November 17

Why It’s Good to Talk Openly About Your Mental Health

Millions of people are affected by mental health issues, including depression and anxiety disorders, and if you are experiencing any of these, you should seek help (if you haven’t yet done so) for your condition. 

The sooner you do, the sooner treatment can begin, be that via therapy or medication delivery (or a combination of both). 

Opening up to your doctor or a therapist is just the start. You should also talk to those friends or family members that you can trust. With their support, you can benefit from the knowledge that somebody knows what you are going through. 

These are just some of the reasons why talking matters. If you were to keep your mental health condition hidden, even from your doctor, life could become worse for you. Depressive disorders can lead to suicidal thoughts and unhealthy behavior patterns, and anxious thoughts can affect your day-to-day living, perhaps causing you to avoid situations that would otherwise be useful to you. 

So, don’t suffer alone. Therapy for anxiety, depression, and other mental health disorders can provide you with some relief. And the support from your doctor can also help you manage your condition. 

However, beyond getting the help you need, there is another reason why you should talk about your mental health to people other than your treatment providers. We have already suggested talking to friends and family members, but it might be that you could talk to selected people at work too.

If you can build up the courage to do so, you will…

Remove the stigma of mental illness

People are often embarrassed to talk about how their mental health as they are afraid of looking weak and fragile in front of others. They are also afraid of the responses they may get from others, especially those who are prone to snap judgments and derogatory comments. As a result, myths around mental health continue to circulate because people don’t have the chance to hear the truth about certain conditions. And people who have mental health issues of their own are less inclined to open up because they feel that they are alone.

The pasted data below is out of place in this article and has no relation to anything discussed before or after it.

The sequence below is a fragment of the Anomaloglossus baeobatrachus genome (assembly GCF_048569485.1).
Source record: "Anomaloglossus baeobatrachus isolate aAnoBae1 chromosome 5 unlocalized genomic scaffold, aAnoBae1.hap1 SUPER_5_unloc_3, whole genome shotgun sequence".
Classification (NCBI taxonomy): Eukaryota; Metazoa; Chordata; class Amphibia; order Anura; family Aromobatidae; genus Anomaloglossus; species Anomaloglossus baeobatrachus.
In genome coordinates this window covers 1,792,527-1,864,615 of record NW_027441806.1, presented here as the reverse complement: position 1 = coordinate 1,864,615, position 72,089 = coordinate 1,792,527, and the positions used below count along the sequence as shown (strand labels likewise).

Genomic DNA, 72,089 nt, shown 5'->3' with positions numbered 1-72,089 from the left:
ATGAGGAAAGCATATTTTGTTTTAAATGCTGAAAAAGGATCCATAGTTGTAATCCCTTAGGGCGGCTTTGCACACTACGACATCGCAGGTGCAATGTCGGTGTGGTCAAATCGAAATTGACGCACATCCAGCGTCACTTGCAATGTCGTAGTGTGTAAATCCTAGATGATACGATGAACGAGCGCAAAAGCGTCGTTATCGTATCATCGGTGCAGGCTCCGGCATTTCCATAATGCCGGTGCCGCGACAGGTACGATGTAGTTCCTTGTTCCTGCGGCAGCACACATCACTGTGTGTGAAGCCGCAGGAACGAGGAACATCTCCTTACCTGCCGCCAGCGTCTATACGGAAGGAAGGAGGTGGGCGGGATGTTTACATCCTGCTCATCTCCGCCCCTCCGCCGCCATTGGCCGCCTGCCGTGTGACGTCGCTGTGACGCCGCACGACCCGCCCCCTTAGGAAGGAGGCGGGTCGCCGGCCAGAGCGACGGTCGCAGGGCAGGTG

If you can talk to others about what you are going through, you will cut through the stigma of mental illness

Those who are ill-informed can be put right as you will have first-hand experiences to share with them. And any judgments people have will hopefully be laid to rest when you begin to debunk the mental health myths that some people are beholden to.

Such myths include:

  • Only weak people suffer from mental illnesses
  • Mental health disorders aren’t legitimate illnesses
  • People with mental health issues are dangerous
  • People with mental health disorders aren’t intelligent

These myths are preposterous and by sharing your experiences, you can teach people the truth about mental health issues. 

When you open up, you will encourage others to open up too. There could be people that you know that are currently experiencing a mental health disorder but due to embarrassment and fear, they may be hiding what they are going through. Not only will you encourage them to share their experiences but you might also be the incentive they need to seek help from a professional if they haven’t already done so.

Finally

So, don’t be afraid to talk about your mental health. Do it for your own needs and do it for the needs of others. You do need to be wise, of course. Don’t share with people you can’t trust to treat you fairly. Be selective and look for (or make) opportunities where mental health can form the basis of a healthy discussion. 


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